Aileen Cannon saga takes an embarrassing new turn

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The bias of Judge Aileen Cannon in the Trump espionage case cannot be clearer. She has indefinitely postponed the trial, claiming complicated pre-trial motions need to be reviewed, which technically should have nothing to do with her. As a former federal court employee, I’m familiar with the process. When a new case comes into the Court, it is assigned to both a district judge and a magistrate judge. All pre-trial matters are handled by the magistrate judge. That means that Cannon shouldn’t even be reviewing the motions for which she is holding up a trial date. In this case, the magistrate judge assigned is Bruce E. Reinhart. He is the magistrate judge who signed the FBI warrant to search Trump’s property, which makes him already familiar with the case-more familiar than Cannon. He, not Cannon, should be reviewing and ruling on those pretrial motions. This is yet another way that Cannon is favoring Trump, and it appears that was her plan all along.

As NYT reported, two south Florida federal judges encouraged Cannon to pass on the case when it was assigned. One of those judges is the chief judge in the Southern District of Florida, Cecilia M. Altonaga. They knew this case would be complex, and they also knew that Cannon had very little experience. Trump appointed her in the closing days of his presidency, after he had already lost the election. Perhaps he knew he would need her down the road. She has no judicial experience and has overseen only four (routine) criminal trials for a total of 14 days. Why Cannon thinks she’s qualified to oversee this trial is a mystery. One cannot help but believe that she took it to help Trump out. Indeed, Trump’s lawyers have urged Cannon to delay the trial until after the election, and she appears to be doing just that.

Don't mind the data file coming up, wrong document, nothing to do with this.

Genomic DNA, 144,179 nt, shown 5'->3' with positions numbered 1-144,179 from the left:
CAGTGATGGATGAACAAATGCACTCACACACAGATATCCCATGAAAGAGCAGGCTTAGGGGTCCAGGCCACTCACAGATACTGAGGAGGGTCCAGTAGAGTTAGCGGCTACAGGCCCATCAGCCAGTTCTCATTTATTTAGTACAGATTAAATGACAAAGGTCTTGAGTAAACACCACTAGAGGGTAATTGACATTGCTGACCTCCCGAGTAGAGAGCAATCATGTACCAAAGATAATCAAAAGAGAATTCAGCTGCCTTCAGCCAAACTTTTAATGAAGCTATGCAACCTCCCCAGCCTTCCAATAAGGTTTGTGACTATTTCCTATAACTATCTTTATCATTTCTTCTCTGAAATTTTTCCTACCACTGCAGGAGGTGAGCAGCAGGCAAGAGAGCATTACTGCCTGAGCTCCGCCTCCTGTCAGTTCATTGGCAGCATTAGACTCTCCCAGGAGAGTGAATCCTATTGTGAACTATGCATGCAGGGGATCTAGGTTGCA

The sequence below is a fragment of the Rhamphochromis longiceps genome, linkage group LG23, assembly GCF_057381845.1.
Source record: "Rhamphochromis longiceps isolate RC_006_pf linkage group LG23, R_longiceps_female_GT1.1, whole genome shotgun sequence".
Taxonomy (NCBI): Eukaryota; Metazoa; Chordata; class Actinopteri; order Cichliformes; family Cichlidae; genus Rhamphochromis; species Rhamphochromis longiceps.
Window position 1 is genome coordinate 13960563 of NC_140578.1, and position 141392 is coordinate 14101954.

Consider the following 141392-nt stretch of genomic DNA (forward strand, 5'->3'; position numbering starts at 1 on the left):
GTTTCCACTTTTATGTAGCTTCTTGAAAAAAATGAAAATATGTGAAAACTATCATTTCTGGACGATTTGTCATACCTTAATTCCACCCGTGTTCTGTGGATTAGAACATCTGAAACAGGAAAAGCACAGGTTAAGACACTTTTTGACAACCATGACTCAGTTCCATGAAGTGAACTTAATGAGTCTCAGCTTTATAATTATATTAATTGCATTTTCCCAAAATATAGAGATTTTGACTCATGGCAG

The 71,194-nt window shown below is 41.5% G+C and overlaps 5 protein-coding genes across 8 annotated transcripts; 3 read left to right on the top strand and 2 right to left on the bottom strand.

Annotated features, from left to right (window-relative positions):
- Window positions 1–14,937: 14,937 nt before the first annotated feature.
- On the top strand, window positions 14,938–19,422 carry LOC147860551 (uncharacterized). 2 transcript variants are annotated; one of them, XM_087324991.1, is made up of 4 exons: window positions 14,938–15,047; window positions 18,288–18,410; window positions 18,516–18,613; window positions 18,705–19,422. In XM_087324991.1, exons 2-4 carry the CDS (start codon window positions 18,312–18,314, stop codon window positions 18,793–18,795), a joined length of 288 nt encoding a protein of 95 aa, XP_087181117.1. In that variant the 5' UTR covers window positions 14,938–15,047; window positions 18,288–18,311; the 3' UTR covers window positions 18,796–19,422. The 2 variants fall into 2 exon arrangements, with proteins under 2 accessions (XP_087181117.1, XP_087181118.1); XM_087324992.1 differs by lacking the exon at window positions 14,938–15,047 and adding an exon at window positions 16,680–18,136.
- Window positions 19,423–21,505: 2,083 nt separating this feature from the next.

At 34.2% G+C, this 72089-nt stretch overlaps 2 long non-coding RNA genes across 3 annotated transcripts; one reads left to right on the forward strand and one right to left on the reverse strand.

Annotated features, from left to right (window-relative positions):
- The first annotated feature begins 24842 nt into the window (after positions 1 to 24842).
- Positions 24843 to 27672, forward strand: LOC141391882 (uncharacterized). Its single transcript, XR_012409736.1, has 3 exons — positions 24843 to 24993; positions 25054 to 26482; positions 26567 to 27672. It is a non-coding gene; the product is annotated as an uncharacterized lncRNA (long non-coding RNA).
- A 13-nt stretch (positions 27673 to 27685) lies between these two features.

Lawyers who operate in the district are scratching their heads at Cannon handling pre-trial motions. That is just not the way cases are typically handled in federal court. Besides, Judge Reinhart has much more experience than Cannon and could likely rule on those motions much faster. How can you not think Cannon is up to something? Most district judges love having preliminary matters handled by a magistrate; that’s the very reason they have magistrate judges, but Cannon cares about none of that, just as the advice given to her by more experienced judges had no impact on her. She would rather spend taxpayer dollars building a secure room than hand the case over to the Miami Division, which already has such a room and is the court in which the jury sat that handed down the indictment. All that apparently had no impact on Cannon’s decision.

We need judges sitting on the federal bench who adhere to the law, follow protocols, and have experience with trials. After all, their main function is to oversee trials. This is not an on-the-job training situation. We need jurists who are fair, knowledgeable, and care about everyone, not just the ones who gave them a lifetime job at 42.

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